Before Panama became a household name, another financial safe haven was a thorn in another government’s side; the Pakistan People’s Party and the Swiss banks scandal. And while the names and the charges are different, authorities in Pakistan faced the same difficulty faced by revenue authorities all around the world when tracking cross border money trails, a lack of information and non-existent protocols of disclosure, especially in jurisdictions that market their favourable financial laws to consumers. Even now, the Panama investigations have been hamstrung by a lack of credible information on the companies registered there and the assets and beneficiaries they have.

On Tuesday, the government claimed to be fixing one aspect of this problem. Finance Minister Ishaq Dar revealed that the Swiss government had agreed to revisit its bilateral convention on the avoidance of double taxation and had invited Pakistan to sign a fresh accord. This fresh accord, with strengthened language would allow Pakistani authorities to access information on bank accounts in Swiss banks and make information sharing more robust following the Organisation for Economic Cooperation and Development’s (OECD) model for exchange.

If enacted, this would be a positive step, which would allow courts and taxation authorities to access information on Pakistani accounts in Switzerland – where it is reported that an excess of $200 billion is stashed away.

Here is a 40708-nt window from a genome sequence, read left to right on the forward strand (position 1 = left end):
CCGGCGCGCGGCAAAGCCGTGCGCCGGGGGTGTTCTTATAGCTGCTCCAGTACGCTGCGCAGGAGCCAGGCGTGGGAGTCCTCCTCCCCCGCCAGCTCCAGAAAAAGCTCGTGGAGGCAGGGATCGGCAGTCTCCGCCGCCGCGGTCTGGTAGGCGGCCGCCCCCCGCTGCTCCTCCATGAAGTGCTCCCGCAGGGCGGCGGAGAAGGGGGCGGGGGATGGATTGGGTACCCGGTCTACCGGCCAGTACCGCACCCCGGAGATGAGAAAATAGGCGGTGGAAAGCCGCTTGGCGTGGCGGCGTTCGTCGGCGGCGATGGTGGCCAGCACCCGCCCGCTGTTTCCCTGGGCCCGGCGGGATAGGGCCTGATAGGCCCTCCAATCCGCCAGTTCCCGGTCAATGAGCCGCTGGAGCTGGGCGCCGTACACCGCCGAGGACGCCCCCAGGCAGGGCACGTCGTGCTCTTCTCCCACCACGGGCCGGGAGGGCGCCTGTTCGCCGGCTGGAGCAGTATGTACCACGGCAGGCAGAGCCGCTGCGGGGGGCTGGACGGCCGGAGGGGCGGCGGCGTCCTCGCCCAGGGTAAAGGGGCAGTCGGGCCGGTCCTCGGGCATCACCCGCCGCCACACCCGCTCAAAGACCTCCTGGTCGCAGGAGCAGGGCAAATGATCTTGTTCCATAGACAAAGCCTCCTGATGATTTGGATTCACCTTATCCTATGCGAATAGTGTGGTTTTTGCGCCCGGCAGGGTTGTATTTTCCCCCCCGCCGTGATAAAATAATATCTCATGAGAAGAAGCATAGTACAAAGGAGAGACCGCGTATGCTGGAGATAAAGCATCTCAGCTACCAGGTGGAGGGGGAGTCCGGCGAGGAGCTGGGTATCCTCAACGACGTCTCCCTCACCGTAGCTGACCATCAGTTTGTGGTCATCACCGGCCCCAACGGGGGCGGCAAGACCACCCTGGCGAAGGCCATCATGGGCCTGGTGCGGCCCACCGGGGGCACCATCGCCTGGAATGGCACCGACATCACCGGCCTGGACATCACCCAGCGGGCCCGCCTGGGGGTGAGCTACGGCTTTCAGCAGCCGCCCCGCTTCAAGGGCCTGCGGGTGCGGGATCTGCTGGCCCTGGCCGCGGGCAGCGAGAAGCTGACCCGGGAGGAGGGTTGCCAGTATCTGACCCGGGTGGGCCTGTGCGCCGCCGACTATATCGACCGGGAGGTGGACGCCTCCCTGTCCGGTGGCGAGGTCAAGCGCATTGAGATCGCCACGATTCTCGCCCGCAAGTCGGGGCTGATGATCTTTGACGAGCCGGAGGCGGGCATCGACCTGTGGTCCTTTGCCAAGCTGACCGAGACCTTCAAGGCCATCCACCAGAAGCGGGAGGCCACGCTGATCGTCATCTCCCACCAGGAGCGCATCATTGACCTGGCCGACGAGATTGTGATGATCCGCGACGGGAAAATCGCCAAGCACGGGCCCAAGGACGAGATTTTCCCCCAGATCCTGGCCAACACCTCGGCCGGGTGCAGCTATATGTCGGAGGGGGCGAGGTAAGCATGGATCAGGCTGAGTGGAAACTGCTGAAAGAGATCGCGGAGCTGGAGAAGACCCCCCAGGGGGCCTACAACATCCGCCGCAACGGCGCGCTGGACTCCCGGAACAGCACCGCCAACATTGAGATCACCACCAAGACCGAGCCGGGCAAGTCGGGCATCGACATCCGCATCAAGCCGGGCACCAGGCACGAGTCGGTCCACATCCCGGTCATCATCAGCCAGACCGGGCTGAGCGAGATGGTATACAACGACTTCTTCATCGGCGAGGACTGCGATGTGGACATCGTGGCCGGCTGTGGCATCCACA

Whether this will significantly improve the crackdown on tax evasion and money laundering is another matter. As the Panama Papers showed, most tax heavens or protectionist financial regimes are not that well known and out of the way. The multiplicity of such places – ranging from the Cayman Islands to Hong Kong – means that a bilateral information sharing treaty with one of them does not dent the larger illicit trade all that much. While such treaties are surely beneficial and should be pursued with other jurisdictions, it makes more sense to restructure our domestic revenue and taxation regime to combat problems of tax evasion and money laundering.

This new accord would put the onus of seeking information on our tax authorities, and they have proven time and again to lack the political will, independence, and resources to pursue influential tax evaders. Even simple tax collection from Parliamentarians, whose records are under public scrutiny, has been a difficult task for federal and provincial tax bodies. Ishaq Dar’s time and energy would be spent better strengthening the local tax net and empowering tax authorities, before attempting to target the wealth stashed abroad.